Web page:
The People's Right to Bear Arms

Jim heartfield jim at
Thu Apr 22 17:24:29 PDT 1999

A lot of quibbling about Locke that borders on the formalistic.

The question is not whether we should fit him into this or that pigeon hole; still less whether he is in tune with our times; but whether he took society forwards or backwards. Clearly the former.

The essential point is that in his writings on the Original Contract, Locke conceives of a state that owes its legitimacy to the will of the people. Anyone who cannot see the spectacular advance that constitutes is just taking for granted what Locke and others fought to make a reality.

We today have the luxury of electing our governments, and, not having fought for it, hold that right in disdain. But who amongst us would have had the courage to say it should be so.

The phrase of the declaration says it all, 'We, the people...'

In message <v02130500630bedce7eda@[]>, Rakesh Bhandari <bhandari at phoenix.Princeton.EDU> writes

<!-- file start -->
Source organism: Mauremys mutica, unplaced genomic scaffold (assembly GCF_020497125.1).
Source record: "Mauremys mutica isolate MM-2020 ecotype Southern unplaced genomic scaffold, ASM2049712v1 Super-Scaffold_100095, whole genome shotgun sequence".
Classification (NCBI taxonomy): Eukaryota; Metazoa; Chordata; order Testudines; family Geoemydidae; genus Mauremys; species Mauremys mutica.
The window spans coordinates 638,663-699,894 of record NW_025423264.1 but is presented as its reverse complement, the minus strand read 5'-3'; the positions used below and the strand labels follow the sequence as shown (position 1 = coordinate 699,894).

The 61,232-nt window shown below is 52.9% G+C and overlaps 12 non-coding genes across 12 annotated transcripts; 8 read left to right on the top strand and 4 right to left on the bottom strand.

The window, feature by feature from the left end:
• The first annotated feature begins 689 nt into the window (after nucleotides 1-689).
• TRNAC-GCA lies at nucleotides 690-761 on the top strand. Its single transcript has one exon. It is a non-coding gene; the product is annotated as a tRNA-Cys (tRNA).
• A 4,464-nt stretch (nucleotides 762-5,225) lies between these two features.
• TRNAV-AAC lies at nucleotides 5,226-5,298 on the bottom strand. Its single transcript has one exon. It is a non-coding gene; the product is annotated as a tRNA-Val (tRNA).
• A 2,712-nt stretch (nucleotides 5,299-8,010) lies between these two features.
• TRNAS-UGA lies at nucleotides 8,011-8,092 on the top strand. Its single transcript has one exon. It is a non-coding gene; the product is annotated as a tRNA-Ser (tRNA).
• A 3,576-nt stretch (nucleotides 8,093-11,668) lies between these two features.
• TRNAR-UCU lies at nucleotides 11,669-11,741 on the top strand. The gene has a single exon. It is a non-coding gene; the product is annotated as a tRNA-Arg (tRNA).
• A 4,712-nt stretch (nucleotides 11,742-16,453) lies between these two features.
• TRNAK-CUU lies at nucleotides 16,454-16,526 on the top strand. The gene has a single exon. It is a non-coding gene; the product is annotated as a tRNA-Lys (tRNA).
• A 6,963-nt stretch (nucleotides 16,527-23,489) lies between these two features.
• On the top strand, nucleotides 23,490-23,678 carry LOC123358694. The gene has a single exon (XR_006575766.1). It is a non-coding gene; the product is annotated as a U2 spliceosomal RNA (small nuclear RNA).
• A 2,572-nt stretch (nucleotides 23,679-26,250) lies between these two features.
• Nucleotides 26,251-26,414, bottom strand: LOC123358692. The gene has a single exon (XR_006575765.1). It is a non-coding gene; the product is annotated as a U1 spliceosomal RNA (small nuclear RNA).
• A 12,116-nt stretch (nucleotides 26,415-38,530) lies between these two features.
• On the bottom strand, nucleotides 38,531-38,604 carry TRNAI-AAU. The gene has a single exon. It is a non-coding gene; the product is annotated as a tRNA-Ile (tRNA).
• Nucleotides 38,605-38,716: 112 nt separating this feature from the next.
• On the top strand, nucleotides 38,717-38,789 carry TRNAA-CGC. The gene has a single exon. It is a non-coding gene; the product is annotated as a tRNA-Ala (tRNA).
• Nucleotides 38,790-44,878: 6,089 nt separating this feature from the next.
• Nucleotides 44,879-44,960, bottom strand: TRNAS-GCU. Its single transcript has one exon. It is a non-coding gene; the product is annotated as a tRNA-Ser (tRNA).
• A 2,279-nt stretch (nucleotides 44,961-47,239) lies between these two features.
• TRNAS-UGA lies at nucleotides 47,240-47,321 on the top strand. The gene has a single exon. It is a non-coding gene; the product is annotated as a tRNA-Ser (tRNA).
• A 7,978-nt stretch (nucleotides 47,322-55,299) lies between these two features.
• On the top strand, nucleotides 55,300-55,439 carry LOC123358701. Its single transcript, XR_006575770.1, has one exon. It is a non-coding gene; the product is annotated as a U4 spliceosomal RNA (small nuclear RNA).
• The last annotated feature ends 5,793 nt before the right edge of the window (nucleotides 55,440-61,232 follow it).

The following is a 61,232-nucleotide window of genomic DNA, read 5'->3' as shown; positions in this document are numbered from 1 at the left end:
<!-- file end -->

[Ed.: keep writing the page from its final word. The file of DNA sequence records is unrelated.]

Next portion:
>James H noted
>>Reading it, it's hard to imagine that it is anything other than
>>revolutionary, and popular in character. It's major literary influence,
>>I think, was John Locke, that theorist of the English revolution. A fine
>>document it is too.
>Locke is more a transitional figure than a simple bourgeois revolutionary.
>Note that Locke's Fundamental Constitution for the Carolinas tried to
>create a feudalism in which a dominant seigeurial class could extract rent
>by tying direct producers to the land as a subject class or leet men, who
>though permanently tied to the land on a herditary basis, would be happy,
>like slaves, in the freedom of worship that Locke would allow. While Locke
>explicitly defended feudalism as the solution to the labor shortage, he did
>not exclude slavery. Article 110 of hte Constitution reads: "Every freeman
>of Carolina shall have absolute power and authority over his Negro slaves,
>of what opinion or reigion soever." While Locke did not infer the
>illegitimacy of chattel slavery from his defense of property rights as
>derived from the mixing of one's labor with the common, he did justify the
>dispossession of Indians because they had not mixed their labor with the
>land 'sufficiently."
>Due to such contradictions at the heart of liberal contract theory,
>philosophers such as Charles Mills (Visible Blackness) have begun its
>Yours, Rakesh

-- Jim heartfield

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